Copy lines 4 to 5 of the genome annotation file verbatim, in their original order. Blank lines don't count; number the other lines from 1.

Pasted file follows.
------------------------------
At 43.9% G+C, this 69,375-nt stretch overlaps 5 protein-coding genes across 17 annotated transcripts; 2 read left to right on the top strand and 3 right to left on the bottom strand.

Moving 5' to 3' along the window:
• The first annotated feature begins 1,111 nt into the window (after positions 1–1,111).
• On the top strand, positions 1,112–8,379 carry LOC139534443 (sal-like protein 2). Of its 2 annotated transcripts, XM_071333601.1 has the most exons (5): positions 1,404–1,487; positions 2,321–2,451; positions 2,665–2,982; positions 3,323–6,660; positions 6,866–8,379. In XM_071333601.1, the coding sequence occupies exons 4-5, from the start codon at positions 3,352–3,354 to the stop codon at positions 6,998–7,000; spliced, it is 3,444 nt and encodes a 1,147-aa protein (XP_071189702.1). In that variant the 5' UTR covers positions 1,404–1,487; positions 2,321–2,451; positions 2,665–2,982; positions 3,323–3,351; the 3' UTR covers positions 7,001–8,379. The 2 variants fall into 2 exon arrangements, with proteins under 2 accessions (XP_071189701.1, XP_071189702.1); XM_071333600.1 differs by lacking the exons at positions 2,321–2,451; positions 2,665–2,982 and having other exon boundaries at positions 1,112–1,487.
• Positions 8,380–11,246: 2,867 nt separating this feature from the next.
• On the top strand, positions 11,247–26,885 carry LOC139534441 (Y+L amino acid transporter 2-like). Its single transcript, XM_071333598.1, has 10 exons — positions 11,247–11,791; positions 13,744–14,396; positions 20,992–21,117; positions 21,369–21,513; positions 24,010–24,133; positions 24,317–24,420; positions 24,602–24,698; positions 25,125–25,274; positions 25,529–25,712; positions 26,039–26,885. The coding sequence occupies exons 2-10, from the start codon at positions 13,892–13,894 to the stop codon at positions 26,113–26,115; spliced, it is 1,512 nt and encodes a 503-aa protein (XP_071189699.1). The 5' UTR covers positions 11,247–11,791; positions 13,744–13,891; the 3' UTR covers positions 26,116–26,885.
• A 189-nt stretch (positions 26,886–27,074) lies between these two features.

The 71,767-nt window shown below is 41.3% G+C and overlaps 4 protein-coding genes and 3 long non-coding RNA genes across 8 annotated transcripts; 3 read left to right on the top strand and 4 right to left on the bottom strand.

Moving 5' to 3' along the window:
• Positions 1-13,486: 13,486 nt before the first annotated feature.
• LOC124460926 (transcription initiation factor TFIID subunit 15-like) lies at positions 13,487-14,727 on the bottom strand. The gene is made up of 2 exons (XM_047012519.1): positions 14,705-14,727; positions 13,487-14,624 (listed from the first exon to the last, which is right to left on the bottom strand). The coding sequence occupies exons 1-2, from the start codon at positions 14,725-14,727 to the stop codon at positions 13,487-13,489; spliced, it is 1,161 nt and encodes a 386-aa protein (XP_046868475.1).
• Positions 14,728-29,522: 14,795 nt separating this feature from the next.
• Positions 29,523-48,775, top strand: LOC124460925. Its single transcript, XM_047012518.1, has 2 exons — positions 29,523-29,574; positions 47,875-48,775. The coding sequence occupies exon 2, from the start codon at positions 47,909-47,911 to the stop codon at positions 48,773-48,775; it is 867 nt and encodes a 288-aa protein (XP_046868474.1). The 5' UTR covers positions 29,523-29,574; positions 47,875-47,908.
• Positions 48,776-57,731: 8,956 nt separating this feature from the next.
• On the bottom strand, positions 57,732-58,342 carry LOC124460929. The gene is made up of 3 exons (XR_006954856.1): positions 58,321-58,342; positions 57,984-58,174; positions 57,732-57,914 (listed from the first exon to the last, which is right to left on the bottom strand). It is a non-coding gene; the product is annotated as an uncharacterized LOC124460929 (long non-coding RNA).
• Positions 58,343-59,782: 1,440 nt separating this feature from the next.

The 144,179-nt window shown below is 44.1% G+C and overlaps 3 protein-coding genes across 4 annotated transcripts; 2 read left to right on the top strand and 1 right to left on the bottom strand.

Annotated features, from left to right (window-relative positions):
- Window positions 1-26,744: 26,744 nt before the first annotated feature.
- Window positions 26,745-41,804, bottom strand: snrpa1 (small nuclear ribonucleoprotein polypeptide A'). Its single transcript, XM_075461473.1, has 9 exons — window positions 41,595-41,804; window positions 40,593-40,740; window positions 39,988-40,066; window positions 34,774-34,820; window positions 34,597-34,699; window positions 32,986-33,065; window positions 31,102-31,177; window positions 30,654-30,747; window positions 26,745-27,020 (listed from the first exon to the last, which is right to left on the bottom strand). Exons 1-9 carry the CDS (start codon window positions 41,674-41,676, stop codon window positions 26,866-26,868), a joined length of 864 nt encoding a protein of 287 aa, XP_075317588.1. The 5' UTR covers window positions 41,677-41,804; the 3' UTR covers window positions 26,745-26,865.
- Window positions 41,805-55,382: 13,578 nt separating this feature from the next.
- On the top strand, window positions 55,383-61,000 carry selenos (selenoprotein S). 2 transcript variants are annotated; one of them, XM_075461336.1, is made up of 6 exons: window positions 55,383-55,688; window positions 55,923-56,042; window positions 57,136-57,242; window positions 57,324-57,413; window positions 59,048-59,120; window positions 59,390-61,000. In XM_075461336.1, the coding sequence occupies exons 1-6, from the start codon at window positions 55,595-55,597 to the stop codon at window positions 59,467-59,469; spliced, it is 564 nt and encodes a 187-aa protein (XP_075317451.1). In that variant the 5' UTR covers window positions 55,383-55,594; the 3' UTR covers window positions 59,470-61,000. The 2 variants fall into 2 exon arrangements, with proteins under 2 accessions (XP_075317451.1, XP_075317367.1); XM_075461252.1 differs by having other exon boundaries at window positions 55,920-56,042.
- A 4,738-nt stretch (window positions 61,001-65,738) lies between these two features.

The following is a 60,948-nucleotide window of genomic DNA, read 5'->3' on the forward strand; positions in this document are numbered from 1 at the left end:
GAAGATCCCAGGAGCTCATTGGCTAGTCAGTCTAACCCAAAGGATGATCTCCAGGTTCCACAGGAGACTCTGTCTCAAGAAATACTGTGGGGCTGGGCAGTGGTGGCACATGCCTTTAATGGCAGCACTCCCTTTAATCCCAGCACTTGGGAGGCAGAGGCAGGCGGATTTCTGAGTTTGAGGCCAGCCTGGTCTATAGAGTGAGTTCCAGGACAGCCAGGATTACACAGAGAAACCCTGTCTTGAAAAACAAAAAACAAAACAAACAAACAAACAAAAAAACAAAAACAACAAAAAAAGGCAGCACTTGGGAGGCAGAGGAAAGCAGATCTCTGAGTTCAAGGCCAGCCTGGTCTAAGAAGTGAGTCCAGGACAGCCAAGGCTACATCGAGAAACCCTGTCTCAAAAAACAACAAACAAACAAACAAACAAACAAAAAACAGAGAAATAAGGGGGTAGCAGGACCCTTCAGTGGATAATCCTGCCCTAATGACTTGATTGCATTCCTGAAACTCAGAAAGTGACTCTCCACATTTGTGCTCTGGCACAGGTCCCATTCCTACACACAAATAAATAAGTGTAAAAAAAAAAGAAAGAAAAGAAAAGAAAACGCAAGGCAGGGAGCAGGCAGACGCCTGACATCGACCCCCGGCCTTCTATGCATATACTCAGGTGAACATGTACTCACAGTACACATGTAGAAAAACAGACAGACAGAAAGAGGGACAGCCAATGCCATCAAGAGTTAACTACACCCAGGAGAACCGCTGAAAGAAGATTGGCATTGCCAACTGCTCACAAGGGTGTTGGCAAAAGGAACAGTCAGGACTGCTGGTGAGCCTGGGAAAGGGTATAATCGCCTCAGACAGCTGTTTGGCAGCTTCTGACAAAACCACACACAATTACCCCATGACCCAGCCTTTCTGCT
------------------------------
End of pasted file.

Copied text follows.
• On the top strand, positions 1,112–8,379 carry LOC139534443 (sal-like protein 2). Of its 2 annotated transcripts, XM_071333601.1 has the most exons (5): positions 1,404–1,487; positions 2,321–2,451; positions 2,665–2,982; positions 3,323–6,660; positions 6,866–8,379. In XM_071333601.1, the coding sequence occupies exons 4-5, from the start codon at positions 3,352–3,354 to the stop codon at positions 6,998–7,000; spliced, it is 3,444 nt and encodes a 1,147-aa protein (XP_071189702.1). In that variant the 5' UTR covers positions 1,404–1,487; positions 2,321–2,451; positions 2,665–2,982; positions 3,323–3,351; the 3' UTR covers positions 7,001–8,379. The 2 variants fall into 2 exon arrangements, with proteins under 2 accessions (XP_071189701.1, XP_071189702.1); XM_071333600.1 differs by lacking the exons at positions 2,321–2,451; positions 2,665–2,982 and having other exon boundaries at positions 1,112–1,487.
• Positions 8,380–11,246: 2,867 nt separating this feature from the next.